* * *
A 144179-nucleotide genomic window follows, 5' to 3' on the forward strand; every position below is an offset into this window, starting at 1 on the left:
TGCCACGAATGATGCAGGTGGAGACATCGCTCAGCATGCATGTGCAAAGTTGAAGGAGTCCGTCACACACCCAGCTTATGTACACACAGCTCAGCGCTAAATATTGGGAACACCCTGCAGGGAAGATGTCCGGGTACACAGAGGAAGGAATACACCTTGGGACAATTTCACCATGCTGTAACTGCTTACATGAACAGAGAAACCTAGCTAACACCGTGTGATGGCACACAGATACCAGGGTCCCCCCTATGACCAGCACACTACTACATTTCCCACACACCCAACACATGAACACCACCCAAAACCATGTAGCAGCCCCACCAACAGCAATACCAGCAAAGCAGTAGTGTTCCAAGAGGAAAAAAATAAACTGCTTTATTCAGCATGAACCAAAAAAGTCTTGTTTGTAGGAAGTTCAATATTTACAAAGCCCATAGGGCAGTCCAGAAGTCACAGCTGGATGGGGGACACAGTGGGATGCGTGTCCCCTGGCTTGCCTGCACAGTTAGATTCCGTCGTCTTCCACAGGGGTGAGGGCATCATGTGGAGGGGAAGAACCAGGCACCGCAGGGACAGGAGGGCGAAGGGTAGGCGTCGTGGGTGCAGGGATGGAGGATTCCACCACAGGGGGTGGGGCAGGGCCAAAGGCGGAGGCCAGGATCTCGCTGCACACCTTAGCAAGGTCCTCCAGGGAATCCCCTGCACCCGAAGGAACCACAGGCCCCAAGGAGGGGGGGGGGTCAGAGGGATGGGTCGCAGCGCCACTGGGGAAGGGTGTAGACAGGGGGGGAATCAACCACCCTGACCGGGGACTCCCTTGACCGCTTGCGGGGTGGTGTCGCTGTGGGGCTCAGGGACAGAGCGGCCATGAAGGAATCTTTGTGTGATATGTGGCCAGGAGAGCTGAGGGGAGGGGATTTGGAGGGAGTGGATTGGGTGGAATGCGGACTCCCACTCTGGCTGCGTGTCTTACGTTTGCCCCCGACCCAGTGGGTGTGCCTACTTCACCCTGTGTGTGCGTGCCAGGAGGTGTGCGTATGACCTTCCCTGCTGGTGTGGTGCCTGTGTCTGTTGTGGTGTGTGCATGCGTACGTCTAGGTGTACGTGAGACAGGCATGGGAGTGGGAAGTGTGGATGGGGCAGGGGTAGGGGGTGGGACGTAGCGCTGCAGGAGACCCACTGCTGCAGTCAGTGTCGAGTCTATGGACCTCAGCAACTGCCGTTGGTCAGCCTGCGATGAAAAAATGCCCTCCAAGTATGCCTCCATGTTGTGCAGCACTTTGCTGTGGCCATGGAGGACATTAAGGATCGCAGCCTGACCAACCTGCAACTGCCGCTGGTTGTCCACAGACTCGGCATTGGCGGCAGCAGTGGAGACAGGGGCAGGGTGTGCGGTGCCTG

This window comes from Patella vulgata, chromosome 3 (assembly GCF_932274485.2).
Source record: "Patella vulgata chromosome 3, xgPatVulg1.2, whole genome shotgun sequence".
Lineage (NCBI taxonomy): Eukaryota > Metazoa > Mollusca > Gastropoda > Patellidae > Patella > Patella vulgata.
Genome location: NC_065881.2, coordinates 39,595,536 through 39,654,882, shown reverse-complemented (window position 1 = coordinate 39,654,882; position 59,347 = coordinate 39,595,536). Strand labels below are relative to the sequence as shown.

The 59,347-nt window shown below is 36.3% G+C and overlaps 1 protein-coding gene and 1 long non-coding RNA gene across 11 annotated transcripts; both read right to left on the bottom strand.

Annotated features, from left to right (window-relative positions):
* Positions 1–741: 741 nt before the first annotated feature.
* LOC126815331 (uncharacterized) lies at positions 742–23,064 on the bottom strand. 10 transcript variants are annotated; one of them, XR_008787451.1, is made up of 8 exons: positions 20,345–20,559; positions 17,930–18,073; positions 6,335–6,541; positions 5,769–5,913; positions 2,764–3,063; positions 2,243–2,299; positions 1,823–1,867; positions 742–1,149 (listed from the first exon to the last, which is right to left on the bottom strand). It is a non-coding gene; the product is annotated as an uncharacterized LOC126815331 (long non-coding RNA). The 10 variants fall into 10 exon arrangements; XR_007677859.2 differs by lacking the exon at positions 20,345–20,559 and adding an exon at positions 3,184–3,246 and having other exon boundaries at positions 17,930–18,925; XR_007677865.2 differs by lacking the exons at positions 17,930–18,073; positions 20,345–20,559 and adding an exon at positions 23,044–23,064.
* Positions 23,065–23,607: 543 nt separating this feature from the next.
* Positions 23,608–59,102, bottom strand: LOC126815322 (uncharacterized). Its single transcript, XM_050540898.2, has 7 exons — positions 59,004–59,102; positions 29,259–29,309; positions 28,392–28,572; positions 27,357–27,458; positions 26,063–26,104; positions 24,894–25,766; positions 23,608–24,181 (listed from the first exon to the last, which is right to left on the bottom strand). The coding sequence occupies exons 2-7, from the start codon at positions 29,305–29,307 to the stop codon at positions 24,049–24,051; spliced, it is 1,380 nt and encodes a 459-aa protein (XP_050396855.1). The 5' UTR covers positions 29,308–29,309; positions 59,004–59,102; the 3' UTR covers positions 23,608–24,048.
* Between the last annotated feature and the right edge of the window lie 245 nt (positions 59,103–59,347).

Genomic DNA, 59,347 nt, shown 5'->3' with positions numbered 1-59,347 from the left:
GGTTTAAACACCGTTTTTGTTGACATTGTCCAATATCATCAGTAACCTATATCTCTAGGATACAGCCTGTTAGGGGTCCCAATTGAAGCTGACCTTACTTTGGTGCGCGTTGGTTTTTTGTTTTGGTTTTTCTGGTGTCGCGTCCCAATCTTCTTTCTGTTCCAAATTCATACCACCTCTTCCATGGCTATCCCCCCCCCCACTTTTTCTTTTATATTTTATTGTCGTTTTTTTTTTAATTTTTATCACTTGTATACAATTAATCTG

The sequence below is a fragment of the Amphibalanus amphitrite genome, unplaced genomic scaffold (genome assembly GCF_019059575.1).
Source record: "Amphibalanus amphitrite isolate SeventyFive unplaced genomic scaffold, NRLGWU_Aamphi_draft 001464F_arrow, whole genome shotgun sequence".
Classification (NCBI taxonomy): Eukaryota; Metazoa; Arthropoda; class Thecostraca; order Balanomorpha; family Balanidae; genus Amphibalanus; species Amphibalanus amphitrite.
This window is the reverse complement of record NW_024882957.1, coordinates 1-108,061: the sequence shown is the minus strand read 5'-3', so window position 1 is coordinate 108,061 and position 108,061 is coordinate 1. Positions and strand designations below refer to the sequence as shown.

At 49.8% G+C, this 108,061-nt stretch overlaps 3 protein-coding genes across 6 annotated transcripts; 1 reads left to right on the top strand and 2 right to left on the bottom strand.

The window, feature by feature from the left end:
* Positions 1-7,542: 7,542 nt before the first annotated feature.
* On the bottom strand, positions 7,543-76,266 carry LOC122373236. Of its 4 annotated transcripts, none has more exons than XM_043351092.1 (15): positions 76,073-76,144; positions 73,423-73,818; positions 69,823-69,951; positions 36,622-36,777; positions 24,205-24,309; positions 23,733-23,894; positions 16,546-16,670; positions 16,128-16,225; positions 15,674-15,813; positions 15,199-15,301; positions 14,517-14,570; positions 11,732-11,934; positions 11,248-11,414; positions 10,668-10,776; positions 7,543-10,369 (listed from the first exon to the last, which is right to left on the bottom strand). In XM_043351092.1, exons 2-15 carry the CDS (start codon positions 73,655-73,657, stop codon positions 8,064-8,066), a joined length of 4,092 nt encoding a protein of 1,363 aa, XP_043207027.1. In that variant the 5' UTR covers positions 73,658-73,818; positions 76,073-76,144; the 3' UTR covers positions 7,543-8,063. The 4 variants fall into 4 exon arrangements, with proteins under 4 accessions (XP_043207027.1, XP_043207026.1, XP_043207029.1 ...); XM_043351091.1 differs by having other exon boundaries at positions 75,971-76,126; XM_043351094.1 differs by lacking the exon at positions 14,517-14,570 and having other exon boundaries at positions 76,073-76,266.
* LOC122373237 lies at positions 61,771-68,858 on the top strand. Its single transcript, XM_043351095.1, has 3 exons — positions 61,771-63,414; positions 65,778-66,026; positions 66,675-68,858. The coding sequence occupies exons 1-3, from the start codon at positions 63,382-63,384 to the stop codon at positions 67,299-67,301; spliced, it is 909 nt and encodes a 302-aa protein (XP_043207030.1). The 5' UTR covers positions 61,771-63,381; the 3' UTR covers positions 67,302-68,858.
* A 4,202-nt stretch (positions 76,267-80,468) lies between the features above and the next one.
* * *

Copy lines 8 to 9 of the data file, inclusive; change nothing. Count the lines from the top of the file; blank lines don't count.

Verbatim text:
Annotated features, from left to right (window-relative positions):
* Positions 1–741: 741 nt before the first annotated feature.